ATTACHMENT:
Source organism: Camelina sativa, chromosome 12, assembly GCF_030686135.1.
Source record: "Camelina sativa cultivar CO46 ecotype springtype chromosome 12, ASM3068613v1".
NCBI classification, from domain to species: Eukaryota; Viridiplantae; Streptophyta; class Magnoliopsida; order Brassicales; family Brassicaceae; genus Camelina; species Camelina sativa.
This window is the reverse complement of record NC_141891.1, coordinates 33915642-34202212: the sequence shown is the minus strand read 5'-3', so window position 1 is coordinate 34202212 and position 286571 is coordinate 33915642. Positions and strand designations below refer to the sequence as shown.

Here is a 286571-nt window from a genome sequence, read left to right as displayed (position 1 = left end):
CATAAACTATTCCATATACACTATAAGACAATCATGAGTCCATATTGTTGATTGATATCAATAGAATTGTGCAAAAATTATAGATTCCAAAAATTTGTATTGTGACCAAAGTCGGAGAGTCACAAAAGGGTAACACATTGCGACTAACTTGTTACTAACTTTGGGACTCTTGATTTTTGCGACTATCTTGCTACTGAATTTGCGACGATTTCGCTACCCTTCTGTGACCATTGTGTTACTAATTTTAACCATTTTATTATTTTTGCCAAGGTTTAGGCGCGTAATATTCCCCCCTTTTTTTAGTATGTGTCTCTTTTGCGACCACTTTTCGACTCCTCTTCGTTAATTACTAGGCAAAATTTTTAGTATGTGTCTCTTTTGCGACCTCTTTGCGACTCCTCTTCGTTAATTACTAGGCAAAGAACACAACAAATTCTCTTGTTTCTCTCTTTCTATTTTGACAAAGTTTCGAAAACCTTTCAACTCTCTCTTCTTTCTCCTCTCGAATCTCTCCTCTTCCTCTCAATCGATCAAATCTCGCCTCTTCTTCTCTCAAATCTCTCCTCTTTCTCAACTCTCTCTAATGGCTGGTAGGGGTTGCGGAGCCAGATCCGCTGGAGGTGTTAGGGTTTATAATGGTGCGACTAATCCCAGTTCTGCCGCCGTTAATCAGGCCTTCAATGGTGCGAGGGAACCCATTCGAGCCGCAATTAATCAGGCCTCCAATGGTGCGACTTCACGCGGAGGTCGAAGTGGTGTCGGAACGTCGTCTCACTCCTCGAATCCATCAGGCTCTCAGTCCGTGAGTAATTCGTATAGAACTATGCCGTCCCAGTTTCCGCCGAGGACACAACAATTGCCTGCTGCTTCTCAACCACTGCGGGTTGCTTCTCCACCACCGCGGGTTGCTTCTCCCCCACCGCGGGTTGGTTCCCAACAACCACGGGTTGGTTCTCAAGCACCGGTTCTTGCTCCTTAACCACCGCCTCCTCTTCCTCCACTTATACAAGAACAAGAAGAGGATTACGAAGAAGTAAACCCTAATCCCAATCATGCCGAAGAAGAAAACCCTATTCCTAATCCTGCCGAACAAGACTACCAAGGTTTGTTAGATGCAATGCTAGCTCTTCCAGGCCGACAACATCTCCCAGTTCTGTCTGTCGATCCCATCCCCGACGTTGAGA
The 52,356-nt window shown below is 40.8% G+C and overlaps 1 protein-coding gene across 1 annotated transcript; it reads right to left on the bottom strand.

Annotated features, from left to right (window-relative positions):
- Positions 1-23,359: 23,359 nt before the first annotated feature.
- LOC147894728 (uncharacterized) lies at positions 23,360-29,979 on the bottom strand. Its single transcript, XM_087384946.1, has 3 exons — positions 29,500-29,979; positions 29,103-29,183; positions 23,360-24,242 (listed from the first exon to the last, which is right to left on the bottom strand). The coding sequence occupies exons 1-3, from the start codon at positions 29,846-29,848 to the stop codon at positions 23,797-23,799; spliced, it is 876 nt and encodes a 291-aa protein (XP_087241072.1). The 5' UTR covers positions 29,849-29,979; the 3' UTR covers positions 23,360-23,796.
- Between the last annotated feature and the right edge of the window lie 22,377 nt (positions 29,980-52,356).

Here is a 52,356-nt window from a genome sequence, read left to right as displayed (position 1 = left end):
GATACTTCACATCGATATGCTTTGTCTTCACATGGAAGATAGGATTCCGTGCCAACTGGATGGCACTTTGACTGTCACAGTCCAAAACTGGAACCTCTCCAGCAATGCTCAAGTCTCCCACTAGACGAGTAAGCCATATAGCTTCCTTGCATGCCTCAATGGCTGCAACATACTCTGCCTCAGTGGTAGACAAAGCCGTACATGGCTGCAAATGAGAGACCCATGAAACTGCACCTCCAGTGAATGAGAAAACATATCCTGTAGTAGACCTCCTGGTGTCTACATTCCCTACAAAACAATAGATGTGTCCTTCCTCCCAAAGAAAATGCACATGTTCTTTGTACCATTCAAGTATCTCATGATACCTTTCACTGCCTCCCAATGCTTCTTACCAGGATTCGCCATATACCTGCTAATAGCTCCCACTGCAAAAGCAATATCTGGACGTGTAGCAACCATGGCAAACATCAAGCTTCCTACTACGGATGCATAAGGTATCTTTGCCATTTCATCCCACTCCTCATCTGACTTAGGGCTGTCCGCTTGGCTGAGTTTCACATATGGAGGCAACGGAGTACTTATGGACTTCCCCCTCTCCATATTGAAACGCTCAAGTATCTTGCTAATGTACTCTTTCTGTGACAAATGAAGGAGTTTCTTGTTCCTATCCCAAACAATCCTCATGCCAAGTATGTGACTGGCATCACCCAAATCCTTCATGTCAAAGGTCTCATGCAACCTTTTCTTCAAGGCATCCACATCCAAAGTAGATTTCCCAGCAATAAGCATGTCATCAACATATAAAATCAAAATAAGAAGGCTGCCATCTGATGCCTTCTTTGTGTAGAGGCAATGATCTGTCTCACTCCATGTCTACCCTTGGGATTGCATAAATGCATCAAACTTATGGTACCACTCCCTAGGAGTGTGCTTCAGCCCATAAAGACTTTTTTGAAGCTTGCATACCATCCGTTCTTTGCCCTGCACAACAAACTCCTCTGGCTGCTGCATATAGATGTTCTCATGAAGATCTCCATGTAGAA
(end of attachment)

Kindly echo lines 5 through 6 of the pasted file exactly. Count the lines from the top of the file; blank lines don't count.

Here is a 286571-nt window from a genome sequence, read left to right as displayed (position 1 = left end):
CATAAACTATTCCATATACACTATAAGACAATCATGAGTCCATATTGTTGATTGATATCAATAGAATTGTGCAAAAATTATAGATTCCAAAAATTTGTATTGTGACCAAAGTCGGAGAGTCACAAAAGGGTAACACATTGCGACTAACTTGTTACTAACTTTGGGACTCTTGATTTTTGCGACTATCTTGCTACTGAATTTGCGACGATTTCGCTACCCTTCTGTGACCATTGTGTTACTAATTTTAACCATTTTATTATTTTTGCCAAGGTTTAGGCGCGTAATATTCCCCCCTTTTTTTAGTATGTGTCTCTTTTGCGACCACTTTTCGACTCCTCTTCGTTAATTACTAGGCAAAATTTTTAGTATGTGTCTCTTTTGCGACCTCTTTGCGACTCCTCTTCGTTAATTACTAGGCAAAGAACACAACAAATTCTCTTGTTTCTCTCTTTCTATTTTGACAAAGTTTCGAAAACCTTTCAACTCTCTCTTCTTTCTCCTCTCGAATCTCTCCTCTTCCTCTCAATCGATCAAATCTCGCCTCTTCTTCTCTCAAATCTCTCCTCTTTCTCAACTCTCTCTAATGGCTGGTAGGGGTTGCGGAGCCAGATCCGCTGGAGGTGTTAGGGTTTATAATGGTGCGACTAATCCCAGTTCTGCCGCCGTTAATCAGGCCTTCAATGGTGCGAGGGAACCCATTCGAGCCGCAATTAATCAGGCCTCCAATGGTGCGACTTCACGCGGAGGTCGAAGTGGTGTCGGAACGTCGTCTCACTCCTCGAATCCATCAGGCTCTCAGTCCGTGAGTAATTCGTATAGAACTATGCCGTCCCAGTTTCCGCCGAGGACACAACAATTGCCTGCTGCTTCTCAACCACTGCGGGTTGCTTCTCCACCACCGCGGGTTGCTTCTCCCCCACCGCGGGTTGGTTCCCAACAACCACGGGTTGGTTCTCAAGCACCGGTTCTTGCTCCTTAACCACCGCCTCCTCTTCCTCCACTTATACAAGAACAAGAAGAGGATTACGAAGAAGTAAACCCTAATCCCAATCATGCCGAAGAAGAAAACCCTATTCCTAATCCTGCCGAACAAGACTACCAAGGTTTGTTAGATGCAATGCTAGCTCTTCCAGGCCGACAACATCTCCCAGTTCTGTCTGTCGATCCCATCCCCGACGTTGAGA